workshop: weaving with Mary Smull

This week we had a workshop hosted by our guest Mary Smull about weaving in greater depth. Mary taught us about the technical vernacular of weaving, some of the history of weaving and the methodology of both physically weaving and creating draft patterns. Weaving, weaving, weaving!

The basic components of a loom similar to the model we are weaving on as a group.

She reinforced that weaving really is just two perpendicular intersecting yarns at a point on a x and y axis. However the variables of material, scale and spacing can produce infinite combinations between the three types of weaving (plain, twill and satin). It dates back as early as 7,000 years ago in the middle east and the equipment has gone through many a transformations.

Some additional vocabulary that I found helpful from the workshop was that in pattern drafting, the black squares are raisers (is above the weft) and the white squares are sinkers (sitting below the weft). So a pattern with mostly raisers will be more weft dominant and vice versa!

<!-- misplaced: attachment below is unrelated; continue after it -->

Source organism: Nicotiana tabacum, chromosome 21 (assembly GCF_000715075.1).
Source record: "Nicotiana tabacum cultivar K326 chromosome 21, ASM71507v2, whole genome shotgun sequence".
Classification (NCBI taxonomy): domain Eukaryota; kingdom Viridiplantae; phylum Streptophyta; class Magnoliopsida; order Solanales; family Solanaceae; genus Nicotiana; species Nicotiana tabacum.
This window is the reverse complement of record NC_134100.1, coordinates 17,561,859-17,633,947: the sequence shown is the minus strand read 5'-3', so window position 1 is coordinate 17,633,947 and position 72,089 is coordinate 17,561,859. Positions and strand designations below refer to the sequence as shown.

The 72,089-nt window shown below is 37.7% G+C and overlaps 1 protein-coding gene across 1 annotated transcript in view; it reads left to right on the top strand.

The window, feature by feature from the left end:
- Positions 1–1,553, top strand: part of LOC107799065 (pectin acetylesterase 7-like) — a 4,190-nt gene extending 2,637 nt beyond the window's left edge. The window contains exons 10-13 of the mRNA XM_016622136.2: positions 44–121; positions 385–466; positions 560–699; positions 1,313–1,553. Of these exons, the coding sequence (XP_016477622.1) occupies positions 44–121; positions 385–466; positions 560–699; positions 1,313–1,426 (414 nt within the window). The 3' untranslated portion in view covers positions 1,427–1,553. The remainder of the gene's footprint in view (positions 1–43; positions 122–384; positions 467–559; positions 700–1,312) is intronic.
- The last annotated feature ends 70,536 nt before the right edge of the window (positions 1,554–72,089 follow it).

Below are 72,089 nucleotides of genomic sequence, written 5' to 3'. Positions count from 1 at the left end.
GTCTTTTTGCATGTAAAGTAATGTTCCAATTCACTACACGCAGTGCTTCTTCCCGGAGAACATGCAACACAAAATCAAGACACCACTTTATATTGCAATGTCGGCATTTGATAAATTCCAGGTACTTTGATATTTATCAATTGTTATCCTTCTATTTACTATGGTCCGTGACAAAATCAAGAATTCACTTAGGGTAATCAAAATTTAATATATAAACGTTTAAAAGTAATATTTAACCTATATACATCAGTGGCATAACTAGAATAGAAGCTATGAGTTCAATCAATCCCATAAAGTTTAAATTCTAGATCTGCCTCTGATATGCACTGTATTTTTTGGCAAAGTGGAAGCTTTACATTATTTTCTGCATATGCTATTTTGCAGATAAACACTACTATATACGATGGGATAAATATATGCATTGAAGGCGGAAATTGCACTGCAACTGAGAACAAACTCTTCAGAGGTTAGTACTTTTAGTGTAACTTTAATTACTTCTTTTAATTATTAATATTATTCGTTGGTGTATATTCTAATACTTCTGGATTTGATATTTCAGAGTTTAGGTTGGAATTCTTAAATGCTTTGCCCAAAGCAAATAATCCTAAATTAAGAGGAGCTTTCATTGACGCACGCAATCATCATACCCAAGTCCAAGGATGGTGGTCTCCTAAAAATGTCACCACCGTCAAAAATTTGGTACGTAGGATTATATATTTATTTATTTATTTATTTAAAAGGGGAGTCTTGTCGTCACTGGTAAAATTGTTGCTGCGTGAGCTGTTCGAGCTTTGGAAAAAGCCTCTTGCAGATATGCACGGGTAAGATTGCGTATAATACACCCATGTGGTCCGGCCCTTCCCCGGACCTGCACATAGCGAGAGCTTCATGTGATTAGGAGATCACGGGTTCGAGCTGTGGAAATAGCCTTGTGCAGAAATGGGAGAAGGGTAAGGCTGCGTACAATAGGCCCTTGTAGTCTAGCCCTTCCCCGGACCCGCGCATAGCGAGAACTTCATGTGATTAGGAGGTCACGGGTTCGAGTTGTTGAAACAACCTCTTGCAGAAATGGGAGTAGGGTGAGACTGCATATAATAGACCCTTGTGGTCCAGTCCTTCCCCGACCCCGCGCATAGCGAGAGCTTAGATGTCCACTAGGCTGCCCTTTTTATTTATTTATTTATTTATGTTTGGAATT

Satin and twill draft patterns drawn up in class with Mary.

During the second half of class we had a workshop with Ryan on Rhino and Grasshopper to produce digital weaves. As per usual with Grasshopper, I got the hang of the functions without fully understanding what I was doing and had my mind absolutely blown by the results. I managed to keep pace (barely) and produced some of the following weavings:

Scene from the digital weaving workshop.
Right-leaning twill weave.
Diamond weave (from twill and broken twill).
Basket weave… or ramen noodles in water??

2 replies on “workshop: weaving with Mary Smull”

Agreed re: Grasshopper! I was so surprised by the simple weaves that I could create that I was pretty satisfied with simply the plain weaves. But then once we started making diamond or basket weaves I was blown away. I could play with the sliders and swatch choosers for hours, for sure!


Hi Alfie,

Thanks for the well written post. This is a great summary of the class with terms and everything. I like that you included your notes/illustrations from class. I like that you are adding some humor to this (“ramen noodles”). Also, I feel exactly the same about the Grasshopper stuff.

David 🙂


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